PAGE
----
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The identity crisis
August 21, 2023
By Mark McEachran, VP, product management, platform
The exact date upon which the third-party cookie vanishes is tough to pin down. What we are reasonably certain of is that sometime in the second half of 2024 the Google team will release a version of Chrome that will have them turned off by default.
One of the foundational underpinnings of online advertising will cease to exist. Falling away will be the common key used to value and target ad opportunities, contextual signals used to build audience segments, attribution functionality used to gauge performance, not to mention the collateral impact that losing all these things will bring.
It’s important to explore both the direct and indirect impact of cookie deprecation to have as much of a complete picture as possible. If one becomes too focused on the direct impact, they will lose sight of the long-term and peripheral damage from the wake of this change.
The open web
The most obvious and directly impacted media will be the open web. While contextual advertising is back on the rise, prying cookie-based buying out of the hands of advertisers and agencies is impossible to do without the market forcing the transition.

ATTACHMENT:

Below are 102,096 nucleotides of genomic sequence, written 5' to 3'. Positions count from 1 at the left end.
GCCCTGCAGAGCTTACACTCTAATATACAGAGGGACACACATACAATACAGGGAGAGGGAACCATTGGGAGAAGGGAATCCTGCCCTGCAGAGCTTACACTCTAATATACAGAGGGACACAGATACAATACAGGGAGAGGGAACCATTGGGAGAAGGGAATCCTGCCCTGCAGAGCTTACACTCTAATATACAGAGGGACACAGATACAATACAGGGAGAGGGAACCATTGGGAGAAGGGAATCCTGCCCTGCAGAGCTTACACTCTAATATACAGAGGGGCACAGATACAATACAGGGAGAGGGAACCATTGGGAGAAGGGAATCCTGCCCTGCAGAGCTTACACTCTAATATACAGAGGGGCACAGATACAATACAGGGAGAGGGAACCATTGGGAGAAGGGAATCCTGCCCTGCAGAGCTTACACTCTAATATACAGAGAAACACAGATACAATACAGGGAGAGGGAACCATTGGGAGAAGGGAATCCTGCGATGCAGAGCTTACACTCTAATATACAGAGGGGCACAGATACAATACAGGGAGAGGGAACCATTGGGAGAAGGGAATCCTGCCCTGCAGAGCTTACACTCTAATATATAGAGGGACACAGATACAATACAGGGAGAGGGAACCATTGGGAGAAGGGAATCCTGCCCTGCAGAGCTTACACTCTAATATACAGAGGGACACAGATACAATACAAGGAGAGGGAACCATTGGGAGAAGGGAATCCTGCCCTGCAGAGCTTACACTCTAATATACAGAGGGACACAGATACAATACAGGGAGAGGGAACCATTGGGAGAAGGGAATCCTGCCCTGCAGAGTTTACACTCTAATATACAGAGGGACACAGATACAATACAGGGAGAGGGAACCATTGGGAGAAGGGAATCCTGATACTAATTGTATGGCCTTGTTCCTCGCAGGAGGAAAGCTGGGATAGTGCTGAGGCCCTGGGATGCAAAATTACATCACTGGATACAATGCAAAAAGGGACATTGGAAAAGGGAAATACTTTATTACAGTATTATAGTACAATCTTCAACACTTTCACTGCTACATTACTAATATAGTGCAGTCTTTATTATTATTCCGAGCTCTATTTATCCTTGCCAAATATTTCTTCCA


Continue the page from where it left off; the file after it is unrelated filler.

Relying solely on cookied users up until the last minute is a game of chicken that will end careers. Those marketers unwilling or unable to adapt ahead of time may find themselves playing catch-up while their counterparts are thriving.
Cookies gave marketers a level of certainty that they were targeting the exact person or device that was appropriate for the campaign. Retargeting benefited greatly from this functionality once it was combined with the ubiquity of header bidding, RTB and programmatic stacks. Reaching the person who left the store after “just looking” frequently brought them back to buy the thing they were looking at.
Several agencies went so far as to acquire data companies. These acquisitions could easily turn to write-offs without intelligent, targeted investment in wholly new paradigms of finding and building audiences.
Many see the walled gardens as fairly insulated from the loss of cookies. It’s not true. The immediate impact that Apple’s ATP had on Facebook should be proof of that. Without an ability to read an ID in a 3rd party context, walled gardens lose much of their ability to extend their media buys across other properties or even show attribution metrics.
In these murky times, it’s unclear as to whether or not the open web will benefit by receiving more direct buys from advertisers, or if the advertisers will just double-down on the O&O of the walled gardens. It’s the same audience they were reaching before, but the deterministic signals are mostly stuck inside the walls now.
Without a cookie, data companies cannot pin behaviors to a user. They cannot build a deterministic profile. Everything online, absent something like hashed emails, which are scarce, becomes probabilistic, and temporally unstable.